Book Signings at Trade Shows: A Primer

By James J. Gormley

As an author, it may seem self-serving for me to talk about book signings to suppliers, but there are good and realistic reasons to host book signings at your booth 
 and bad and unrealistic reasons.

I have had the opportunity to write six books, five niche health books starting in 1999 and one (the most recent) health politics book in 2013 (Health at Gunpoint: The FDA’s Silent War Against Health Freedom), and I have done book signings at natural products industry shows for a few of them, including Expo West 2013. I have also planned book signings for books by others when I was on the supply side.

One thing that companies sometimes think, and wrongly in those cases, is that sales of any given book will not only defray the cost of the book signing but will also create a separate revenue stream from sales of the book, especially if the book is on a topic that is generally or specifically supportive of the given company’s products, ingredients, or philosophy.

As Brian Jud wrote on his website, Book Marketing Works, “Although sales are important, you will rarely sell enough books at a show to defray all your expenses.” That’s an understatement, especially if you are giving the book away to retailers.

Hosting book signings can accomplish a few interrelated things: (1) generating buzz at a show; (2) generating booth traffic; and (3) getting the word out about a topic or nutrient that is important to your business.

I have seen book signings  — when properly promoted pre-event, in the show program, and at the event  — generate a good-to-massive amount of booth traffic, especially at retailer-focused shows. For finished product manufacturers, brokers and sales/marketing staff can easily pull aside book-signing-attending retailers afterward to see if they have any questions about their orders and to sell them on new (or other) products.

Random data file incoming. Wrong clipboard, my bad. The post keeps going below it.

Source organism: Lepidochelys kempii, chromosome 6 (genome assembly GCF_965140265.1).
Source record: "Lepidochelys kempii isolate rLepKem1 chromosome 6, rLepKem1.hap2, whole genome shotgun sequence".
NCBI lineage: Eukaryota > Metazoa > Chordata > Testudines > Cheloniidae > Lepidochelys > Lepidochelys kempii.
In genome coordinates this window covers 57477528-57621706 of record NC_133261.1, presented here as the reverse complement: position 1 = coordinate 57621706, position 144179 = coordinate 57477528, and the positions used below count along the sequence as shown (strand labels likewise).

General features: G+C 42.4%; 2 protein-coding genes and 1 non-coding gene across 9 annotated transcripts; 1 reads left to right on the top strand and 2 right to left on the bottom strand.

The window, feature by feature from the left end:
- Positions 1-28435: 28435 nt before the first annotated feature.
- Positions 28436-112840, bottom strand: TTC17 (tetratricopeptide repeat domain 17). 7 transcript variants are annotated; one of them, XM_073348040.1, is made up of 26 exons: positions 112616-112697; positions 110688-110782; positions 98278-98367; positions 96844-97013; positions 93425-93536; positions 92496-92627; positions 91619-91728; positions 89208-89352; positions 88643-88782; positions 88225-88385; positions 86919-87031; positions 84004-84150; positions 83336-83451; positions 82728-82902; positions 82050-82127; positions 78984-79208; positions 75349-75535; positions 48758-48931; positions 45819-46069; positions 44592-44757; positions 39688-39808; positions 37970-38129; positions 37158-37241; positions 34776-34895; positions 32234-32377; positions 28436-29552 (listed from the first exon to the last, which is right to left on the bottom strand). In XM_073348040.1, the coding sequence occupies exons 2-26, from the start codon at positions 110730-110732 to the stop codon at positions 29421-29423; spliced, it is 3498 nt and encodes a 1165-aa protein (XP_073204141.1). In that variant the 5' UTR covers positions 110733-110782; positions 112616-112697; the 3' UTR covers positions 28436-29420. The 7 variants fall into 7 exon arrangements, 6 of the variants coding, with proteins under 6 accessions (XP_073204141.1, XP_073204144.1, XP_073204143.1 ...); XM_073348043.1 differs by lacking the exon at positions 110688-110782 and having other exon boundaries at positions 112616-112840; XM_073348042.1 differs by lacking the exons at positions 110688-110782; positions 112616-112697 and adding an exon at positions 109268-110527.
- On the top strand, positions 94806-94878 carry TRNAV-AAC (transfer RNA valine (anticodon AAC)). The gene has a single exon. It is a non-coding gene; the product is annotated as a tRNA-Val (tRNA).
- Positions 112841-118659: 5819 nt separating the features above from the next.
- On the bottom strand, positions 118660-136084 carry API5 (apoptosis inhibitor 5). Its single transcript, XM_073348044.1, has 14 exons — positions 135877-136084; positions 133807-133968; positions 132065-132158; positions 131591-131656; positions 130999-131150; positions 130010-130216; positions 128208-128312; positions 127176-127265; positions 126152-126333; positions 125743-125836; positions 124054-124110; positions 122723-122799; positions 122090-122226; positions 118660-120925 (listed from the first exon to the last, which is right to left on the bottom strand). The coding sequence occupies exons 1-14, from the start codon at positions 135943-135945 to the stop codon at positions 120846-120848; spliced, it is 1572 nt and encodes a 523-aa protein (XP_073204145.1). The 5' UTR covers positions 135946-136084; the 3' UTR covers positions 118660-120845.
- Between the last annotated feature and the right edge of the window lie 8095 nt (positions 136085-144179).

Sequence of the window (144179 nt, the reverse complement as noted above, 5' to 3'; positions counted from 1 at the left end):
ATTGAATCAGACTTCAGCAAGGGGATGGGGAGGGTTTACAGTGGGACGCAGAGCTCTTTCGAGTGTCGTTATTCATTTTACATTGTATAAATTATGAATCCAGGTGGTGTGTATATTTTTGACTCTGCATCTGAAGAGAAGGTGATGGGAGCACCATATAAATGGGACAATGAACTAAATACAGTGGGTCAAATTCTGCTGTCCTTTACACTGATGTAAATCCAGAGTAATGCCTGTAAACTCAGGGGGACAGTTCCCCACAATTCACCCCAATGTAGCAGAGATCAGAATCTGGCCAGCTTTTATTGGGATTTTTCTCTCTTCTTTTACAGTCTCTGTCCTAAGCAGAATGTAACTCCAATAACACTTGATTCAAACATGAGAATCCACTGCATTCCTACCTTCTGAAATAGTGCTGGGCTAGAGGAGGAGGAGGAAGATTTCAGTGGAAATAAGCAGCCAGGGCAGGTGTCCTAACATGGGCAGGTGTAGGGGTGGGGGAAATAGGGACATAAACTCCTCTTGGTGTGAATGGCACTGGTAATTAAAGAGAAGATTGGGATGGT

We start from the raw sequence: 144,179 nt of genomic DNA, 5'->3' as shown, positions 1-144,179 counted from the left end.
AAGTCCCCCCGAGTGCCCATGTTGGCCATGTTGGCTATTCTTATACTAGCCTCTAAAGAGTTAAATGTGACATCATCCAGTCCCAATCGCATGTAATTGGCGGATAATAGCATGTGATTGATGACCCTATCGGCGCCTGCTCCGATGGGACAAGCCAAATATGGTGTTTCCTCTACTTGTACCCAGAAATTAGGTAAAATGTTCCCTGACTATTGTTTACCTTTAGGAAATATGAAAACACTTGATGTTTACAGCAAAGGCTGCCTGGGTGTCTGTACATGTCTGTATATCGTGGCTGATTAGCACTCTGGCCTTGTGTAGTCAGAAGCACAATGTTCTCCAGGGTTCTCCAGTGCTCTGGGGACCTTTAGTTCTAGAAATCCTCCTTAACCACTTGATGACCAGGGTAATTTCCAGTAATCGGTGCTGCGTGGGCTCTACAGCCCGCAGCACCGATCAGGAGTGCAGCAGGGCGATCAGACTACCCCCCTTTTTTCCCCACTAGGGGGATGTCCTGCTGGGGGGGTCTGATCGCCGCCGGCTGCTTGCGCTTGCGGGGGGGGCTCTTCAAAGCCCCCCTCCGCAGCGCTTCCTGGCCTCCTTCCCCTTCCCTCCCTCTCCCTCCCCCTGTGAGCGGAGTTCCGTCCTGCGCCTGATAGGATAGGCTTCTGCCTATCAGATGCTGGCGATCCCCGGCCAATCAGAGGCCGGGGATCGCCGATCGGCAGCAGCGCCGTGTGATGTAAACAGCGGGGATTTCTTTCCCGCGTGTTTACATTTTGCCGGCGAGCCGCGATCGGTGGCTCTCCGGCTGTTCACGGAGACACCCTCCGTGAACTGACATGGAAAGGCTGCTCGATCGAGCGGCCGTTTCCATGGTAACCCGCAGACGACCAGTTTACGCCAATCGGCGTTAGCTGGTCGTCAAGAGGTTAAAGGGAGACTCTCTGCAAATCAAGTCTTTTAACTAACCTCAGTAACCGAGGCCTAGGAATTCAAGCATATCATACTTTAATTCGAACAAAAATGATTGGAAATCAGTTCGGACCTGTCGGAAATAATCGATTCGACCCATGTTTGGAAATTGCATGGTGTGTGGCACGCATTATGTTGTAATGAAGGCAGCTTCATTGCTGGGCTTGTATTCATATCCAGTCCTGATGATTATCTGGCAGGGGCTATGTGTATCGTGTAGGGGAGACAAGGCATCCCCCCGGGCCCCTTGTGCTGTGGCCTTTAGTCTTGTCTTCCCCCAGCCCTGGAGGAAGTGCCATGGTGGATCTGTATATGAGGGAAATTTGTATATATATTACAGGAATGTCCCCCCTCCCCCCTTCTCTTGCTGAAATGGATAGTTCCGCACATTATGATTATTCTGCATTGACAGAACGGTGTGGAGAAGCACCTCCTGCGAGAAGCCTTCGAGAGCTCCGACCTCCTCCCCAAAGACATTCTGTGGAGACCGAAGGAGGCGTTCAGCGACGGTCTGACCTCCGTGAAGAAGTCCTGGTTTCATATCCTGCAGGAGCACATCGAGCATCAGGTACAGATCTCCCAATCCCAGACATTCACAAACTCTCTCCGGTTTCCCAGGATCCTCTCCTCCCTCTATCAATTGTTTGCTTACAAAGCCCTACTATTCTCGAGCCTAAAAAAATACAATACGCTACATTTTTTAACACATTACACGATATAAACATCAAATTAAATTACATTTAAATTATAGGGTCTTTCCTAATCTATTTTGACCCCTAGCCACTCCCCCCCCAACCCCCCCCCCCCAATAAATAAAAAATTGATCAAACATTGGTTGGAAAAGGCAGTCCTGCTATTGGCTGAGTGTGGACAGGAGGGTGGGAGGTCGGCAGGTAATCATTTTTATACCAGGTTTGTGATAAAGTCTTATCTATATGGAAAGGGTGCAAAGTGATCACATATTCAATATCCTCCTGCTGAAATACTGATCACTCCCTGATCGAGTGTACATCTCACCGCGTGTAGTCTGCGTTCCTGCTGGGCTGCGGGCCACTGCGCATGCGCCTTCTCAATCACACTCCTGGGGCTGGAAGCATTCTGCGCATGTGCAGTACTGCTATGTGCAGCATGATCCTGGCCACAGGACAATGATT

Books on topics that help raise “all boats” can be very helpful because they are written by outside experts and typically constitute third-party support.

That all being said, offering a book that is too supportive or specifically linked to what you are selling can lead to FDA warnings related to “extension of labeling” violations and FTC actions (if the book violates a consent decree), so it is probably best to do a book signing for a book that is generally supportive of your key category without being a “sleaze out” to your company, brand, or product.

Another excellent use of books is as giveaways via social media (such as your brand’s Facebook page) to encourage engagement or for radio shows that feature the author and/or topic you are supporting via show sponsorship.

To sum up, the best way to use books and book signings is as tools, specifically marketing and promotional tools that drive traffic, build followings, and reward engagement.

[Note: Adapted from an article which originally appeared in Natural Products INSIDER Supplement Perspectives]

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